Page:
Bipartisan legislation has been introduced to help combat the deceptive labeling of plant-based fake meat. The Real MEAT (Marketing Edible Artificials Truthfully) Act of 2019 is sponsored by U.S. Reps. Roger Marshall (R - 1st Dist., Kansas) and Anthony Brindisi (D - 21st Dist., N.Y.).
Current products on the market like the Beyond Meat patty or the Impossible Burger are marketed to "sizzle" like real meat, have artificial grill marks, and even "bleed" like real meat - and are often seen being marketed right next to real meat under the premise that they are "even better than the real thing". Many companies rely on deceptive marketing tactics, misleading marketing, or just downright smear campaigns against the beef industry in an effort to promote these increasingly popular products.
Supporters of legislation like the the Real MEAT Act of 2019 believe consumers should have the option to select their products from a level playing field with clear and straightforward information provided for each product available. Obviously the federal government agrees, as there are standards and laws governed by the FDA which prevent misleading advertising on food labeling. As the market for artificial meat continues to grow, laws to regulate the labeling and advertising of these products are needed to prevent the consumer from being intentionally misled.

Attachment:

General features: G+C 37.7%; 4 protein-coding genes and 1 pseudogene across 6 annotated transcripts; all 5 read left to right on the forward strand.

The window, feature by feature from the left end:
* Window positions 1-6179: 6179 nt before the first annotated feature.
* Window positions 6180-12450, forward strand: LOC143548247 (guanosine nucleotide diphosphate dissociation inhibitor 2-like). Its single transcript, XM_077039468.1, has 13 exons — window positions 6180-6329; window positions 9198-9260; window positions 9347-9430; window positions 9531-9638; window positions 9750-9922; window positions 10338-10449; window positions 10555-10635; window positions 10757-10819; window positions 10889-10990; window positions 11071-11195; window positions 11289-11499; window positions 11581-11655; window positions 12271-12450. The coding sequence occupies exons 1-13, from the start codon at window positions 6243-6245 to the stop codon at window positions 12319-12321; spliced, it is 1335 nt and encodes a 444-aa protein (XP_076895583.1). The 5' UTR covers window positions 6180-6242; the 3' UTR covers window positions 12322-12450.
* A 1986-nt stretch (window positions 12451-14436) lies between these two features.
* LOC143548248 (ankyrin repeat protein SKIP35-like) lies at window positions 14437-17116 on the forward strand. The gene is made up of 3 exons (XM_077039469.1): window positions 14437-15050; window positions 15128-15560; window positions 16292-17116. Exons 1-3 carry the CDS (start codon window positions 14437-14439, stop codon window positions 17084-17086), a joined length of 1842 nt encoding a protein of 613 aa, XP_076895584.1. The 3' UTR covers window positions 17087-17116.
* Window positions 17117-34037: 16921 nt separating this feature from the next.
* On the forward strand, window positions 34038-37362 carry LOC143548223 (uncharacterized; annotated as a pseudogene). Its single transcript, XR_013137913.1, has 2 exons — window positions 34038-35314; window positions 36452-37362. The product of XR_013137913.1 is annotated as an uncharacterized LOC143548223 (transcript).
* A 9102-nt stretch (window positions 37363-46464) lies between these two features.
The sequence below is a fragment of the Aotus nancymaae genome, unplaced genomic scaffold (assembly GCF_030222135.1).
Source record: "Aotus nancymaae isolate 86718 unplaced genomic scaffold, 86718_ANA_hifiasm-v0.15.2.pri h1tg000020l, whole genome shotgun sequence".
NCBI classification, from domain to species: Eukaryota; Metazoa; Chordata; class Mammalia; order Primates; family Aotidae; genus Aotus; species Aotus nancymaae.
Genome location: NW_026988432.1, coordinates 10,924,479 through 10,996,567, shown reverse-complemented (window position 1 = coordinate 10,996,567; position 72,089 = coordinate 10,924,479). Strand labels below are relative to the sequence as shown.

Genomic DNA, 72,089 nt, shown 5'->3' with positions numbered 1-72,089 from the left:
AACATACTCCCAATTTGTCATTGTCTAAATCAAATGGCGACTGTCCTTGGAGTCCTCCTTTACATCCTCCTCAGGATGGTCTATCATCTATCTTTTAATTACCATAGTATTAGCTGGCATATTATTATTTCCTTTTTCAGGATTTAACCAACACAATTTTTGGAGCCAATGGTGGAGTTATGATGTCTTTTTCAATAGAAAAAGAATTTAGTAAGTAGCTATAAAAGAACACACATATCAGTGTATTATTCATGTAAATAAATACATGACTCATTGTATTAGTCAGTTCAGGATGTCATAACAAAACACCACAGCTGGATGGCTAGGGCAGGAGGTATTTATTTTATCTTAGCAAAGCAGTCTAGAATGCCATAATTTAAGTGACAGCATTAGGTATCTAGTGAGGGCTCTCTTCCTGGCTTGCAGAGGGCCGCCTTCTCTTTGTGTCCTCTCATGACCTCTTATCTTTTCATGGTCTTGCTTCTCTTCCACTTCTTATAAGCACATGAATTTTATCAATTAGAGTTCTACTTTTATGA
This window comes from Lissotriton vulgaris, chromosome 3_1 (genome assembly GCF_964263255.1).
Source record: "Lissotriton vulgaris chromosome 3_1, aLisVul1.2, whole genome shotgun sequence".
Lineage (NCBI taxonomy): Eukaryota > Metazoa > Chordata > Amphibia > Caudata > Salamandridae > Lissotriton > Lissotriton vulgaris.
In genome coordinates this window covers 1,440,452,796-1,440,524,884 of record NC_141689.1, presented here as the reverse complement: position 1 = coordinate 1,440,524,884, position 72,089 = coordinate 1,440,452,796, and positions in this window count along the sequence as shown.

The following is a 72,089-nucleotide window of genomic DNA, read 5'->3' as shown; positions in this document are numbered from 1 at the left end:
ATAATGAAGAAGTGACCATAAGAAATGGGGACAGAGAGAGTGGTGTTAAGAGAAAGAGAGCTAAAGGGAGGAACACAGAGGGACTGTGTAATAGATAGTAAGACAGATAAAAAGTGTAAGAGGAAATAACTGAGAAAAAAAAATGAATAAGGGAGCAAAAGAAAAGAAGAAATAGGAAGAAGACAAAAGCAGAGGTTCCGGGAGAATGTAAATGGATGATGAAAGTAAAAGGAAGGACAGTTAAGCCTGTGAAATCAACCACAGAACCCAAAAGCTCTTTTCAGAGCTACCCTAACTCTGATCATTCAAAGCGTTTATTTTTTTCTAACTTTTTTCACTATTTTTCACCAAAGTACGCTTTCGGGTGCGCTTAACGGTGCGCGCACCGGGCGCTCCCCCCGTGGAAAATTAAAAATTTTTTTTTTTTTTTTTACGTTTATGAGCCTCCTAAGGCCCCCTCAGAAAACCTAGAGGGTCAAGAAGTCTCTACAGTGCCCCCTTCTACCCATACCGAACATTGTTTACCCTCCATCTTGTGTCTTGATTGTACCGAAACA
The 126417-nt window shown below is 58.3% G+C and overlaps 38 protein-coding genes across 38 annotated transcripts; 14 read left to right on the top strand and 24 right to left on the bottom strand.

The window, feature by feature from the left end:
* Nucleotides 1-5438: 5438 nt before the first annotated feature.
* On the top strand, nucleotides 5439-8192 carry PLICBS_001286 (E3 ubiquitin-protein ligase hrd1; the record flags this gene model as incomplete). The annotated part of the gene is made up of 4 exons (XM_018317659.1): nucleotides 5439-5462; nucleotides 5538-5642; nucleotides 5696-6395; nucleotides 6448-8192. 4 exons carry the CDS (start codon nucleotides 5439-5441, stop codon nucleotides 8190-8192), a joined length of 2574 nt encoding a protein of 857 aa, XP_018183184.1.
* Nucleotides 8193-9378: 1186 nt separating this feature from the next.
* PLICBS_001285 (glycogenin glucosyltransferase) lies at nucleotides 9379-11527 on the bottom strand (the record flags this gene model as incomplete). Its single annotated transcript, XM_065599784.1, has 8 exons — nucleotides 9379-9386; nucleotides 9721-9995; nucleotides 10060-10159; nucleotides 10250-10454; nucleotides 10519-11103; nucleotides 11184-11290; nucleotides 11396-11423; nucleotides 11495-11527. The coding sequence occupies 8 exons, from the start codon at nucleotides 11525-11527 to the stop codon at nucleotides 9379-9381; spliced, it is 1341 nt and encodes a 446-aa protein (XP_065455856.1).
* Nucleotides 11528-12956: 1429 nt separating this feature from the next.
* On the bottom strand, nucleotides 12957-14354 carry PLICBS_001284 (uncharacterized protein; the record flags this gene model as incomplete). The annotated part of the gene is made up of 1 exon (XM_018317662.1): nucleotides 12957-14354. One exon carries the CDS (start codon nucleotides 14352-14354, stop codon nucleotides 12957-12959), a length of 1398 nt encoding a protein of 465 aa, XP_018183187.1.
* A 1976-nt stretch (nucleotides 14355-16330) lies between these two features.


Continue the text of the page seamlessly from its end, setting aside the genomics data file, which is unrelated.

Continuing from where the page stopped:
Specifically, The Real Meat Act will:
1. Codify the Definition of Beef for Labeling Purposes
• Establish a federal definition of beef that applies to food labels;
• Preserve the Congressional Intent of the Beef Promotion and Research Act;
2. Reinforce Existing Misbranding Provisions to Eliminate Consumer Confusion
• FDA has misbranding provisions for false or misleading labels;
• Prevent further consumer confusion with alternative protein products;
• Clarify the imitation nature of these alternative protein products;
3.Enhance the Federal Government’s Ability to Enforce the Law
• FDA will have to notify USDA if an imitation meat product is determined to be misbranded;
• If FDA fails to undertake enforcement within 30 days of notifying USDA, the Secretary of Agriculture is granted authority to seek enforcement action.